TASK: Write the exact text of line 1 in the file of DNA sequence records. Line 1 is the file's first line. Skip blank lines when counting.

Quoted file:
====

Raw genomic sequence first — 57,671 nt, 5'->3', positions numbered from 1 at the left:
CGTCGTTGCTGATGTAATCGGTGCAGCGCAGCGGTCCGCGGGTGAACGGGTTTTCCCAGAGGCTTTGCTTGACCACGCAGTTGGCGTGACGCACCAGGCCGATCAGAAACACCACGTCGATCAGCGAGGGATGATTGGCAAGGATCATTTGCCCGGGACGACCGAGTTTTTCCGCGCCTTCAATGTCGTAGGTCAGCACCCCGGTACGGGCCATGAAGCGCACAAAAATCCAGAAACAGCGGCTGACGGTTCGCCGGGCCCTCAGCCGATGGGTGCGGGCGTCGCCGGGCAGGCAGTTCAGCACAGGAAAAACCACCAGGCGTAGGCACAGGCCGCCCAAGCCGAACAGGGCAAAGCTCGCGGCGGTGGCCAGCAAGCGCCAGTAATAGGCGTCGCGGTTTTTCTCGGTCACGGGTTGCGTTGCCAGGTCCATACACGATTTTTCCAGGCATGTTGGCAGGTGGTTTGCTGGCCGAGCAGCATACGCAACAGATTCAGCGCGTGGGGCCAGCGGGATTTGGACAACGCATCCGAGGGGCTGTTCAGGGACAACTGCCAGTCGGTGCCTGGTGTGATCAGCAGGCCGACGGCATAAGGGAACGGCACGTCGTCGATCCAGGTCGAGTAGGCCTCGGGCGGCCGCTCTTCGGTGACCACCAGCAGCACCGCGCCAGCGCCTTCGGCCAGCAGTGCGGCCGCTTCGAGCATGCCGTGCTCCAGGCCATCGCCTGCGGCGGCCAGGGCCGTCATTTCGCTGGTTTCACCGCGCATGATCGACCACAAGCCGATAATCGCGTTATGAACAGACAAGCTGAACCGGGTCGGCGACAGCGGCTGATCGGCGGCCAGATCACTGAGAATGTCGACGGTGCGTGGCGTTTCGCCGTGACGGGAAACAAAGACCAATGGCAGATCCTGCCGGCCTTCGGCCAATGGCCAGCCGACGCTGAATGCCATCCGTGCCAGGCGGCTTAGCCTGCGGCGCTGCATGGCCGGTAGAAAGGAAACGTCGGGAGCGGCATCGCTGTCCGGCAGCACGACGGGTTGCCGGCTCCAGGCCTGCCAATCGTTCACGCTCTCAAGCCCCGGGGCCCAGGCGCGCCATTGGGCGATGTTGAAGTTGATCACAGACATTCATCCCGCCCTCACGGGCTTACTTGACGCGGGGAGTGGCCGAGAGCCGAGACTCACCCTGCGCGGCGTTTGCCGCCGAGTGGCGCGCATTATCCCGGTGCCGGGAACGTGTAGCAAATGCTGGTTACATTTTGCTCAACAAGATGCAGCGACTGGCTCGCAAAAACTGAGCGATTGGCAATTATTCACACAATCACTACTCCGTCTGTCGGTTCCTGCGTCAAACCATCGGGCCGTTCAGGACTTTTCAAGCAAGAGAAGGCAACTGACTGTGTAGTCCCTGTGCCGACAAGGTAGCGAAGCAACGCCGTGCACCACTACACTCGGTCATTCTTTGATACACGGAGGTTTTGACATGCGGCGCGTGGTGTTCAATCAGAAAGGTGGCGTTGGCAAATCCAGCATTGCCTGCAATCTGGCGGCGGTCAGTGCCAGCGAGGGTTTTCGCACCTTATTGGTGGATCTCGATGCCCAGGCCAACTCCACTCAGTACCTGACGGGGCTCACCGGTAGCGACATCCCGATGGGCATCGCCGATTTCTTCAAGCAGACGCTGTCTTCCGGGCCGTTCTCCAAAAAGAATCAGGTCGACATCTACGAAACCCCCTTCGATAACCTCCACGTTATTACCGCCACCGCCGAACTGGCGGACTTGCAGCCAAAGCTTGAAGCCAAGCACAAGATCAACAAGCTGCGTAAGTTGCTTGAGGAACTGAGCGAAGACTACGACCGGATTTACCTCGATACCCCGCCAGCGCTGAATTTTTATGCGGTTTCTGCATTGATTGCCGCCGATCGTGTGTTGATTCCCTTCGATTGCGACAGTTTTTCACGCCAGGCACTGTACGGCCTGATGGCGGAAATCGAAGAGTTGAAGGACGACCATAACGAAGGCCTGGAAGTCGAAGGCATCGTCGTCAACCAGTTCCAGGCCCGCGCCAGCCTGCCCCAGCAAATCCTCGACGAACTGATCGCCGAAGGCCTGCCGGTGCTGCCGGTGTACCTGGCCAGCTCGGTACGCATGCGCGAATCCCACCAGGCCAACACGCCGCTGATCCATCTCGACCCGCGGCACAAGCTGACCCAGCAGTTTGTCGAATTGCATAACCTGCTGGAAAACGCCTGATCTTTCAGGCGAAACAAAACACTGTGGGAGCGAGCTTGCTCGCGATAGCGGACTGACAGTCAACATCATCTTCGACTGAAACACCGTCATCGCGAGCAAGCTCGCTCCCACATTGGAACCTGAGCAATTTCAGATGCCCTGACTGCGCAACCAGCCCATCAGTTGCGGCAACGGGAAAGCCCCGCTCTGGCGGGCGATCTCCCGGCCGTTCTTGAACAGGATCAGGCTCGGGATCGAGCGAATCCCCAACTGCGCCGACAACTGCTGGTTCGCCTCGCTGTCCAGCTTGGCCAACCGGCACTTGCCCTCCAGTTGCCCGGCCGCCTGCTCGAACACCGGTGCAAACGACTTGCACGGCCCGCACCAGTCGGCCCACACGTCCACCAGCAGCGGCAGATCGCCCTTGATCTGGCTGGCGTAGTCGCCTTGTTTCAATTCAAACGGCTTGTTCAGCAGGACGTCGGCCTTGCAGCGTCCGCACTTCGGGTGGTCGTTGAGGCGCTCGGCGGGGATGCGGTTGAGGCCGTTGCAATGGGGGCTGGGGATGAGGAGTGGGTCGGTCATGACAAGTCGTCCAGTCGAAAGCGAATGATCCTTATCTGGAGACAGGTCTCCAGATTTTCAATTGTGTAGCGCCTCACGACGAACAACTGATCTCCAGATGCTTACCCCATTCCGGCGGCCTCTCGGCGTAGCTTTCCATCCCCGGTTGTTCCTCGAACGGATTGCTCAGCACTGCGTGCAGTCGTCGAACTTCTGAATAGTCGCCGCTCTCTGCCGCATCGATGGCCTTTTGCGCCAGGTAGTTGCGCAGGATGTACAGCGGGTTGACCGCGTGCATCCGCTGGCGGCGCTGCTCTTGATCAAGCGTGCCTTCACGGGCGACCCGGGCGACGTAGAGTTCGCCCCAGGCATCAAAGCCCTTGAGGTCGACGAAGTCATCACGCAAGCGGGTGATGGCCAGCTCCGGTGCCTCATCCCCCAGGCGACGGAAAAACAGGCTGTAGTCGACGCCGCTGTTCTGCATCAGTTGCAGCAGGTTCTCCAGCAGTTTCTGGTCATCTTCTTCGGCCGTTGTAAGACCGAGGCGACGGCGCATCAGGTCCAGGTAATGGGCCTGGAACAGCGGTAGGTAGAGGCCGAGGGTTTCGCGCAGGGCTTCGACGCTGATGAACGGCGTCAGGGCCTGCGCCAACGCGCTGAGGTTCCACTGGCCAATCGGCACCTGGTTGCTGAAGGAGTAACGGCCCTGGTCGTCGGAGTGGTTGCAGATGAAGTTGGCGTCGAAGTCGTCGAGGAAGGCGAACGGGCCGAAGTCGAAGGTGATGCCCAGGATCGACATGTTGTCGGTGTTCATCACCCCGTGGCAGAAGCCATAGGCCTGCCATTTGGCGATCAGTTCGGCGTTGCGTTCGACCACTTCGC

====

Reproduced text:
Raw genomic sequence first — 57,671 nt, 5'->3', positions numbered from 1 at the left: